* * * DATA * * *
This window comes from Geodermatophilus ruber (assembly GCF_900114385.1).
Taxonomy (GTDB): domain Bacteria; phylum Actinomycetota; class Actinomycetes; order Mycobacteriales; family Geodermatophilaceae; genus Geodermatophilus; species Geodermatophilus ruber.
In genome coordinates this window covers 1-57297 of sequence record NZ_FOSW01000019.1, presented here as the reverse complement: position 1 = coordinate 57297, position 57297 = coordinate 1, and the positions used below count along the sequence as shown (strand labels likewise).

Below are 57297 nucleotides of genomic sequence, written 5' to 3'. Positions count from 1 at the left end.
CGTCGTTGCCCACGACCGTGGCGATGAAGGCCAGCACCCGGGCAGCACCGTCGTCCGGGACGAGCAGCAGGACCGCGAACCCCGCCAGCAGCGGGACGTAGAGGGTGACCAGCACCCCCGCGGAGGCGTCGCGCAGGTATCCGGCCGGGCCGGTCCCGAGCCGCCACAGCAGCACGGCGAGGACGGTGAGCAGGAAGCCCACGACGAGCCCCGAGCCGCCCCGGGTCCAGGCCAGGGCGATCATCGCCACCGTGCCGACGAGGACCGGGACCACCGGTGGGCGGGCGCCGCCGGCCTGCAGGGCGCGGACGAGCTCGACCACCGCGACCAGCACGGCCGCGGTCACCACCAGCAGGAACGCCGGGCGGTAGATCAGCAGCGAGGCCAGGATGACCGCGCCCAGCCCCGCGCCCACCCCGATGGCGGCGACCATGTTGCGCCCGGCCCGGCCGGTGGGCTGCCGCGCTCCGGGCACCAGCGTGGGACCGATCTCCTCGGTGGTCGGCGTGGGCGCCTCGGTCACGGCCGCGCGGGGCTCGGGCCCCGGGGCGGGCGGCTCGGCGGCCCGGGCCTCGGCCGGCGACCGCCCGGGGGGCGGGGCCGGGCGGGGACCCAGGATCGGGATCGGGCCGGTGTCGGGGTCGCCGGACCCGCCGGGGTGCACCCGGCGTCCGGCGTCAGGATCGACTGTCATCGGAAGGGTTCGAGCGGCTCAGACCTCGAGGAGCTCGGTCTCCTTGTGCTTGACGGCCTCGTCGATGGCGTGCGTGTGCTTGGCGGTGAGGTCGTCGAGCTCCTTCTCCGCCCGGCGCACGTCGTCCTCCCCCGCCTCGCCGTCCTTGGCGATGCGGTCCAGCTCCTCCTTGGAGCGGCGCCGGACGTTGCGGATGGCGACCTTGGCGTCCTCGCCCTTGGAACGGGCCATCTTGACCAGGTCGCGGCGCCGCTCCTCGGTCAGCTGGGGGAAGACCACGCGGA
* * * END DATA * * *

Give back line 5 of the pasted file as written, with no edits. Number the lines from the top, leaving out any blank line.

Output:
CGTCGTTGCCCACGACCGTGGCGATGAAGGCCAGCACCCGGGCAGCACCGTCGTCCGGGACGAGCAGCAGGACCGCGAACCCCGCCAGCAGCGGGACGTAGAGGGTGACCAGCACCCCCGCGGAGGCGTCGCGCAGGTATCCGGCCGGGCCGGTCCCGAGCCGCCACAGCAGCACGGCGAGGACGGTGAGCAGGAAGCCCACGACGAGCCCCGAGCCGCCCCGGGTCCAGGCCAGGGCGATCATCGCCACCGTGCCGACGAGGACCGGGACCACCGGTGGGCGGGCGCCGCCGGCCTGCAGGGCGCGGACGAGCTCGACCACCGCGACCAGCACGGCCGCGGTCACCACCAGCAGGAACGCCGGGCGGTAGATCAGCAGCGAGGCCAGGATGACCGCGCCCAGCCCCGCGCCCACCCCGATGGCGGCGACCATGTTGCGCCCGGCCCGGCCGGTGGGCTGCCGCGCTCCGGGCACCAGCGTGGGACCGATCTCCTCGGTGGTCGGCGTGGGCGCCTCGGTCACGGCCGCGCGGGGCTCGGGCCCCGGGGCGGGCGGCTCGGCGGCCCGGGCCTCGGCCGGCGACCGCCCGGGGGGCGGGGCCGGGCGGGGACCCAGGATCGGGATCGGGCCGGTGTCGGGGTCGCCGGACCCGCCGGGGTGCACCCGGCGTCCGGCGTCAGGATCGACTGTCATCGGAAGGGTTCGAGCGGCTCAGACCTCGAGGAGCTCGGTCTCCTTGTGCTTGACGGCCTCGTCGATGGCGTGCGTGTGCTTGGCGGTGAGGTCGTCGAGCTCCTTCTCCGCCCGGCGCACGTCGTCCTCCCCCGCCTCGCCGTCCTTGGCGATGCGGTCCAGCTCCTCCTTGGAGCGGCGCCGGACGTTGCGGATGGCGACCTTGGCGTCCTCGCCCTTGGAACGGGCCATCTTGACCAGGTCGCGGCGCCGCTCCTCGGTCAGCTGGGGGAAGACCACGCGGA